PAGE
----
A great book about a wonderfully talented yet troubled man. When about 3/4 of the way through this book, I realized that the exhibit "Caravaggio and His Followers in Rome" was in town at the Kimbell Art Museum. I went today and saw some of these beautiful paintings in real life. When I got home from the museum, I sat down and finished the book. I read on the Kindle iPad app and it was helpful to have the Art Authority app to consult as I read the book--all of the works that are referenced in the [...]

    30. Chris on said:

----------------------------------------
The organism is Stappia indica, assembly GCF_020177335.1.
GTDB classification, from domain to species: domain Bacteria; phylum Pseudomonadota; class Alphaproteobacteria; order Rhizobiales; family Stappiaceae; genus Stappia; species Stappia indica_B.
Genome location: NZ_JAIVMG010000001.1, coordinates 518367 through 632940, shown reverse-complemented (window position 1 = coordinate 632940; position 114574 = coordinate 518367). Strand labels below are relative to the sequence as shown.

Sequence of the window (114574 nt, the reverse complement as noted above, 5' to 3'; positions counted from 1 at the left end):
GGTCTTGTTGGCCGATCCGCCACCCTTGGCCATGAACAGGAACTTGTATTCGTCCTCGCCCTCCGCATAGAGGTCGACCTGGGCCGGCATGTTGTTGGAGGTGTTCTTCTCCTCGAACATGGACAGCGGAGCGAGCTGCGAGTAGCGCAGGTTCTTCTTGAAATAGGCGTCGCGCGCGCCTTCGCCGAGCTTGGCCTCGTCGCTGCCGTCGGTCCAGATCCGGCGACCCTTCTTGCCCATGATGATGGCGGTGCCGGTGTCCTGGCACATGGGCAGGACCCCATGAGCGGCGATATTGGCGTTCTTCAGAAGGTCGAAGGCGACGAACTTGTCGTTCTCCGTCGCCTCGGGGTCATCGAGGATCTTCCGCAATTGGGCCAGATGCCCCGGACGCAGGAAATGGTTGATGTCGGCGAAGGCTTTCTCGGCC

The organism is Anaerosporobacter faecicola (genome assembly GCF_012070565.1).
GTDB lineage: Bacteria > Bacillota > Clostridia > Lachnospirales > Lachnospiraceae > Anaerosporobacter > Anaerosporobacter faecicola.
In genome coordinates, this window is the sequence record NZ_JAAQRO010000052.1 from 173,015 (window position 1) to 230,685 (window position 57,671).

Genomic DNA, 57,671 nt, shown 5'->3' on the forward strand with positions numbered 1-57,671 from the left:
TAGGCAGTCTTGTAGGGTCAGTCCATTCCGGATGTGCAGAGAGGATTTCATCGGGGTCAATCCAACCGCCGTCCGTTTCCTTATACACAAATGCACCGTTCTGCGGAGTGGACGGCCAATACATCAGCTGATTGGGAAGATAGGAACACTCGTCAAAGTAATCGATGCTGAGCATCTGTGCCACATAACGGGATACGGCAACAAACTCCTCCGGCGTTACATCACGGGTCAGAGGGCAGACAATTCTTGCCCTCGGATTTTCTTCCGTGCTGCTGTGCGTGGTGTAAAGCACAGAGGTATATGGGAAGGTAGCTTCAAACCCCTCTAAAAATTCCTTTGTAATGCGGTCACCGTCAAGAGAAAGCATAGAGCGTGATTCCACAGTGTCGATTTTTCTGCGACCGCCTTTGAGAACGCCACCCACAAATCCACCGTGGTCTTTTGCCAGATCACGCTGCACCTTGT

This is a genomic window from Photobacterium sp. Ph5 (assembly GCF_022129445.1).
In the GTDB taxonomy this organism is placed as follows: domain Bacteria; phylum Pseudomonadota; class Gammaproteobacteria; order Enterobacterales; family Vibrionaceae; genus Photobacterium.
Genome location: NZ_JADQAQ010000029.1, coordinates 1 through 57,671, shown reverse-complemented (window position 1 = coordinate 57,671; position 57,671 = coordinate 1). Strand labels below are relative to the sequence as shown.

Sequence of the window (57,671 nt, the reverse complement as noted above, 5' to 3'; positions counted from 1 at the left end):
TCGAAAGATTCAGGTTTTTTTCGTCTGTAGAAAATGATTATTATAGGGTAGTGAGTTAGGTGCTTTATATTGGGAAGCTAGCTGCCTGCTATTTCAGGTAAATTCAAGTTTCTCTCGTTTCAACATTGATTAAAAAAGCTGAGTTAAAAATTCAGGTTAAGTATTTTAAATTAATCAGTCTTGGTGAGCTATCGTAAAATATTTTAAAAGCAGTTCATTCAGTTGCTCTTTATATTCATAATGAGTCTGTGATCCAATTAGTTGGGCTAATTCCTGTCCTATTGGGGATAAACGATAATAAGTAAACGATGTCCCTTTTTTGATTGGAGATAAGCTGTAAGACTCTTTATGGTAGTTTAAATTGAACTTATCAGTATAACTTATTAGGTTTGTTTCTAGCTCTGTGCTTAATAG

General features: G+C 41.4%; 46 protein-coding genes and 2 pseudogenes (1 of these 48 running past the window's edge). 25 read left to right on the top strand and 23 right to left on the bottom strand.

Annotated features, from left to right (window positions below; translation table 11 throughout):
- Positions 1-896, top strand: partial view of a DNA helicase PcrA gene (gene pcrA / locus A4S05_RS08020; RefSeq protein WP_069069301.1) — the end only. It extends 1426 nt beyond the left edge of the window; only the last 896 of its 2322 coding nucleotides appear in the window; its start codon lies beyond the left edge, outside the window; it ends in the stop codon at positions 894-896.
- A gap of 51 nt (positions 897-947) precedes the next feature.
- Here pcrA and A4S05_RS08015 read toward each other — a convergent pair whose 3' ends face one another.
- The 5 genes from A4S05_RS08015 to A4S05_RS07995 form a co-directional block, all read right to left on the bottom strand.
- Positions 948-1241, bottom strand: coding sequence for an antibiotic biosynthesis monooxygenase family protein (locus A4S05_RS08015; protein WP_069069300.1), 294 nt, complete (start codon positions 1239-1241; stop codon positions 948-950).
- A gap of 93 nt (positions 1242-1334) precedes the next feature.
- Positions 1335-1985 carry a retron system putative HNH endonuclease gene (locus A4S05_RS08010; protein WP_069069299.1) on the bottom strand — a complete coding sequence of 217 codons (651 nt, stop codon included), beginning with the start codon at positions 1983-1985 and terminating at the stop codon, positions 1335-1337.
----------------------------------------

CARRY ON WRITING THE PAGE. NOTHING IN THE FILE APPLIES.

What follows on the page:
It took the author ten years to write, but the results are very well-written. Much of the existing documentary evidence of C's life is found in criminal records: he lived in a violent society and was as quick to quarrel as everyone else. The sordid details are balanced by close and very sympathetic readings of the paintings, which reveal a brilliant and singular talent, and a man painfully aware of his grievous faults.Carravaggio was only 38 when he died.